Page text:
A key to faculty, students, and staff working together to defend access, quality, and affordability at the University of California is for all of us to understand the way the system is funded and managed. I would like to take this opportunity to clear up some myths and misrepresentations that have been circulating concerning the current crisis:
1. “The state’s per-student spending for education at UC, adjusted for inflation and enrollment growth, has fallen nearly 40% since 1990 from $15,860 in 1990 to $9,560 today in current, inflation-adjusted dollars.” This common stat is very misleading. First of all, the state does not simply fund the UC on a per student basis; the state adds to a base fund the additional cost of educating each new student. As Charles Schwartz and others have shown, this complicated formula is highly misleading and depends on several wrong assumptions: 1) that students are all taught by professors; 2) that there is no difference between the cost of educating undergraduate and graduate students; and 3) that each new student results in an increase in costs for administration, staff, utilities, and libraries. As I have shown, since over 50% of the undergraduate student credit hours are now being generated by lecturers and grad students, and not by professors, the actual cost to educate a student has gone way down since 1990. Also, the UC has continued to expand class size to reduce educational costs.
2. “The Governor reneged on his promise and cut the university’s budget by 20% over the last 2 years. This radical defunding has not only accelerated the rate of fee increase by 9.3% this year with a proposed mid-year increase of another 16% but also threatens the national ranking of our university.” UCOP and the Regents want us to blame the state for all of the UC’s problems, and yes, part of the UC’s problems are related to the decrease in state funding, but the state only funds less than 16% of the UC budget, and the total cut to the UC budget was less than 3%. The problem is that the UC insists that only state money and student fees can pay for education, and yet it is clear that undergraduate fees subsidize the expansion of research and administration in the UC system. Also, in the past, when the state cut the UC’s budget, money was borrowed from other sources like Medical center profits and investment funds. This type of short-term borrowing could be done again if the UC wanted to resist increasing student fees and decreasing educational quality.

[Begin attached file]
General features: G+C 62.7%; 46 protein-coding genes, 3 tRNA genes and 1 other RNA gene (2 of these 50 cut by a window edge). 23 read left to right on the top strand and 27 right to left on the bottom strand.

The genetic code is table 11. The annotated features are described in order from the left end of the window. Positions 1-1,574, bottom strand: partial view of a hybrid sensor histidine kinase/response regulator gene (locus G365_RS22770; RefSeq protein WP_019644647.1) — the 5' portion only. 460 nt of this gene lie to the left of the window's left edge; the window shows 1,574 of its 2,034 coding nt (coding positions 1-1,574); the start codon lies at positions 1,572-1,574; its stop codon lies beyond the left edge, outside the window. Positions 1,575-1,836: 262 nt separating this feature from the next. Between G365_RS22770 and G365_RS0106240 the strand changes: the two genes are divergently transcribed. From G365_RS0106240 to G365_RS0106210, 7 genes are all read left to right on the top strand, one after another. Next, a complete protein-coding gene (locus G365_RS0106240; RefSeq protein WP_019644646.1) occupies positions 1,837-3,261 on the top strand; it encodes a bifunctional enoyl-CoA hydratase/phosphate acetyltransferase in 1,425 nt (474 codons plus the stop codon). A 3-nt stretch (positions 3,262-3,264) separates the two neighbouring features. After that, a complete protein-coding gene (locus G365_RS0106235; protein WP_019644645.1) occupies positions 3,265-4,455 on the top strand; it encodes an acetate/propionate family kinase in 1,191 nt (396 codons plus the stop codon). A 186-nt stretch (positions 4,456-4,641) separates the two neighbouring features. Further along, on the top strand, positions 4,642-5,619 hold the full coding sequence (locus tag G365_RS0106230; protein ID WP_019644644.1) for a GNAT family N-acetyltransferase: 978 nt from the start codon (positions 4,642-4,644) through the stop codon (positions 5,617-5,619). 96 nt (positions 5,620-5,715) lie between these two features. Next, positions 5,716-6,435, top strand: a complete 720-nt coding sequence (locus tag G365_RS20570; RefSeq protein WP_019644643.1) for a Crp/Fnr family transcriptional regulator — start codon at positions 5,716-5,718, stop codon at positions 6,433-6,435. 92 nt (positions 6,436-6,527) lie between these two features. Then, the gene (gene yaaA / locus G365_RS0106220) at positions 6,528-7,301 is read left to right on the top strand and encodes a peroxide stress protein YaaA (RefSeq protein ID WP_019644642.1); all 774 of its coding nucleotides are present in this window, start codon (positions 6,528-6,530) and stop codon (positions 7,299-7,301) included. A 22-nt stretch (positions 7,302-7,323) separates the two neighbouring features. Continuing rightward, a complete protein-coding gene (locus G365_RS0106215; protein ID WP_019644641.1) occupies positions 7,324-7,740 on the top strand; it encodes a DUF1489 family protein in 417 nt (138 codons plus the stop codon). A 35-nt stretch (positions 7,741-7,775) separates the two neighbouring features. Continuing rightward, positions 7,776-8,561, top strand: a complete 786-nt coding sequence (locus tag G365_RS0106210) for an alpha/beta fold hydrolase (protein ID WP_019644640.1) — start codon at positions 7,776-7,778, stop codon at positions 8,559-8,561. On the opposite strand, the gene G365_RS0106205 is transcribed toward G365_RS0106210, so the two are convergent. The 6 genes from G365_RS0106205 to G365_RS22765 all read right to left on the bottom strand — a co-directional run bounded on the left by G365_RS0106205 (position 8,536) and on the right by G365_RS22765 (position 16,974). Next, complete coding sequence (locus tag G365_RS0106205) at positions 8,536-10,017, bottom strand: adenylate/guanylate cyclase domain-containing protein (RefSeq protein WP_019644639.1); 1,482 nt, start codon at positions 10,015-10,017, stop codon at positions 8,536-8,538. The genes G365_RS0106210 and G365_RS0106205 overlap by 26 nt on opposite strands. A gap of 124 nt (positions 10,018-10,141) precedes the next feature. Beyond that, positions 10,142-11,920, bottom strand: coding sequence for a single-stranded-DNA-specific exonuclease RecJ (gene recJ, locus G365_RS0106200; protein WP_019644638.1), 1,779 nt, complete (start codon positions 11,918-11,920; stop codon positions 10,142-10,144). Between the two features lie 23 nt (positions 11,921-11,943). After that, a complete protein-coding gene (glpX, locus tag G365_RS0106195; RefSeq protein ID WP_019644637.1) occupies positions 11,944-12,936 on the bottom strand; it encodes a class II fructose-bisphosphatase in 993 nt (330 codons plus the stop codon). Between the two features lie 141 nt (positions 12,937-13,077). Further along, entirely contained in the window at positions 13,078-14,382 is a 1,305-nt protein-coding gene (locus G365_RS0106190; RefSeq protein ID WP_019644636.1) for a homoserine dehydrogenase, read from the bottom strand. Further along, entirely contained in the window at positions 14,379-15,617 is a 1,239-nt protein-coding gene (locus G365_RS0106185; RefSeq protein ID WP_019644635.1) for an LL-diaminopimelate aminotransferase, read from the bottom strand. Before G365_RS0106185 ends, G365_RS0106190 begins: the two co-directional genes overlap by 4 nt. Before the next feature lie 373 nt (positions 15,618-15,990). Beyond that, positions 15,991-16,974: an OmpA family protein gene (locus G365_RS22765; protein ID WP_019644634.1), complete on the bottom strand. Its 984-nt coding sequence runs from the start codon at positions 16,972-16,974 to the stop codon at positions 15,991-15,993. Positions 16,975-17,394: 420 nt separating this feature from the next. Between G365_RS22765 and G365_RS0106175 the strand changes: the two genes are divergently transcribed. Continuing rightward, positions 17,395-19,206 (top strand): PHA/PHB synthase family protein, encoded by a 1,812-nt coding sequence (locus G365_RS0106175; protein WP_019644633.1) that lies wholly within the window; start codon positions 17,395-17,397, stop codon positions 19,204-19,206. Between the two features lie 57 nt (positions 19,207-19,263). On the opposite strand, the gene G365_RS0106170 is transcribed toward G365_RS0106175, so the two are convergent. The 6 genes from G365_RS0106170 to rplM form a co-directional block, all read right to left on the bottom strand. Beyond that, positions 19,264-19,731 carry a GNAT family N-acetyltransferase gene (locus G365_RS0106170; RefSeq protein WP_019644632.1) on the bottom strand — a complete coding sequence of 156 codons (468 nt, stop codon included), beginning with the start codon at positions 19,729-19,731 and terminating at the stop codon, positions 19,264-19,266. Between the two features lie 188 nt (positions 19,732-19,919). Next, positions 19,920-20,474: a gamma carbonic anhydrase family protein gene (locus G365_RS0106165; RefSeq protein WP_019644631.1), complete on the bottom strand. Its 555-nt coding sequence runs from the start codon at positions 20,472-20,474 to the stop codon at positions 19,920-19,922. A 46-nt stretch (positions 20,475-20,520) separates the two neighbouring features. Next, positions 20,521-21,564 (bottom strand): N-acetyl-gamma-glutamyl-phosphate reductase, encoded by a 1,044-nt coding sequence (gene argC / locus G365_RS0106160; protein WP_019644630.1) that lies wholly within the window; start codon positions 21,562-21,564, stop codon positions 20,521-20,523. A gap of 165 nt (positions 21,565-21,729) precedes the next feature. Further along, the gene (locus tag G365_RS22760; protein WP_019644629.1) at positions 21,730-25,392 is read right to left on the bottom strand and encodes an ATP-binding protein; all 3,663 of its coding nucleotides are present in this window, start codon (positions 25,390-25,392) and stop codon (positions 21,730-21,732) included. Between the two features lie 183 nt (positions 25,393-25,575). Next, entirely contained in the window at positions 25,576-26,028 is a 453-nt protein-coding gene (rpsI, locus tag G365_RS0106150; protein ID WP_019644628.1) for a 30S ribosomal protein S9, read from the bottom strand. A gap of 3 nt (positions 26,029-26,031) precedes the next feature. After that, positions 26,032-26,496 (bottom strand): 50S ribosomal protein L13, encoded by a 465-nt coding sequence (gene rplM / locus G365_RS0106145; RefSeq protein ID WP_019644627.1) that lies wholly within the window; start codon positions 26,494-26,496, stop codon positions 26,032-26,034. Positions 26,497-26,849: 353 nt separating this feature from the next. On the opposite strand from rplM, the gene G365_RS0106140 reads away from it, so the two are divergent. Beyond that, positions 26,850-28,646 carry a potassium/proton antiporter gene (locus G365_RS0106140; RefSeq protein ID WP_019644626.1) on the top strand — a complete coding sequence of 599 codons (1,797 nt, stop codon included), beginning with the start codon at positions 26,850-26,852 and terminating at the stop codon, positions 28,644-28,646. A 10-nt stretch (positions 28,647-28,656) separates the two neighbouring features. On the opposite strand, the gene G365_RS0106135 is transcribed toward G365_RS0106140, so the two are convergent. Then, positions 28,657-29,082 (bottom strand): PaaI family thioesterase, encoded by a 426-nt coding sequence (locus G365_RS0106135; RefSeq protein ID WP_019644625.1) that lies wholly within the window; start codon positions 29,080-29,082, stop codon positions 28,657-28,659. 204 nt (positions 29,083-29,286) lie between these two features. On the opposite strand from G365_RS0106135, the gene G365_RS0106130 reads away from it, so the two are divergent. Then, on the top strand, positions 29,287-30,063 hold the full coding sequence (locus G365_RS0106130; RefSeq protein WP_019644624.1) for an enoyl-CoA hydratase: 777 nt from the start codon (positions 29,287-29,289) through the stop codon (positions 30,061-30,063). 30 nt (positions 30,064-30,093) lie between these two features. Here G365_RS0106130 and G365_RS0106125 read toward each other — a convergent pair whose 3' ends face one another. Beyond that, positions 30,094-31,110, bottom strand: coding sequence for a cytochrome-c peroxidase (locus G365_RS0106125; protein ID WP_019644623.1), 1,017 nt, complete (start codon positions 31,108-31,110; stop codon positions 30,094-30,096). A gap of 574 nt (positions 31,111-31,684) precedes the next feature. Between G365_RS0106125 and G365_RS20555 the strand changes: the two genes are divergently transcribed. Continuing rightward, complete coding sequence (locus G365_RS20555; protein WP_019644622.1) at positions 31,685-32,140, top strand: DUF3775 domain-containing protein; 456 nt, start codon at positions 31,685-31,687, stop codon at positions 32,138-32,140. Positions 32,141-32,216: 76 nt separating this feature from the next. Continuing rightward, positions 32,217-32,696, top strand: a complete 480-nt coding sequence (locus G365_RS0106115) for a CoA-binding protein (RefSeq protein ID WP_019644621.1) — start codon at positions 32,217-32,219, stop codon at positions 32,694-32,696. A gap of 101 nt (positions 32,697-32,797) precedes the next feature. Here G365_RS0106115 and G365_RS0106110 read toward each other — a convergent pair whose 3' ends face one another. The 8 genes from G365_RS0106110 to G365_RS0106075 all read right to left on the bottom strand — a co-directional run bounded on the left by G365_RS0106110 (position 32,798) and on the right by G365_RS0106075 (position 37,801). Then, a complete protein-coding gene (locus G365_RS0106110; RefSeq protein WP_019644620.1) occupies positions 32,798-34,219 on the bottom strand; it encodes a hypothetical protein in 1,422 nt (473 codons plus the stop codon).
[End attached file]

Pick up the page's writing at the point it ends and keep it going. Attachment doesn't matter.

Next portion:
3. “We cannot fundraise our way out of this problem. While an important source of funding, private philanthropy and sponsored projects finance specific activities, not the core budget.” This is the great lie of UCOP: The UC is constantly shifting money around and the vast majority of the UC budget is legally unrestricted. In fact, a lot of recent endowment money is earmarked by the donors to support undergraduate and graduate education. Also, money from external grants pays the salaries of graduate students so that they can teach the courses that have been bought out by research faculty. The simple truth is that the profitable units do not want to share their revenue so they will be able to maintain their high compensation packages.
4. “Unlike some private universities, we don't have massive endowments to make up for state money shortfalls.” While UC has lost a large sum recently in its pension fund and investment accounts, it still has over $50 billion worth of investments. Much of this money cannot be used to close the current budget deficit, but the endowment fund and the short-term investment portfolio hold over $12 billion, and some of this money could be utilized to support the general budget. Moreover, just as the UC recently used its large investment portfolio to borrow $200 million to lend to the state, it could do the same to support ongoing operations.
5. “UC is fighting to get more money from the state.” This is only half right because if they really wanted to get more money next year, they would not raise student fees now. Since the UC has already come up with a plan to make up for lost state funding, the state has no reason to restore or increase its funding for the UC system.
By blaming the state for all of UC’s problems and by buying the official line concerning the underfunding of undergraduate education, we are left with no alternative than to hope the state restores our funding. Instead, we should endorse the alternative budget solutions that have been presented by AFSCME, and we should push Yudof to both get more money from the state and to make sure that UC’s funds are spent in a fair and transparent way. This means stopping the continual movement of money to the top earners .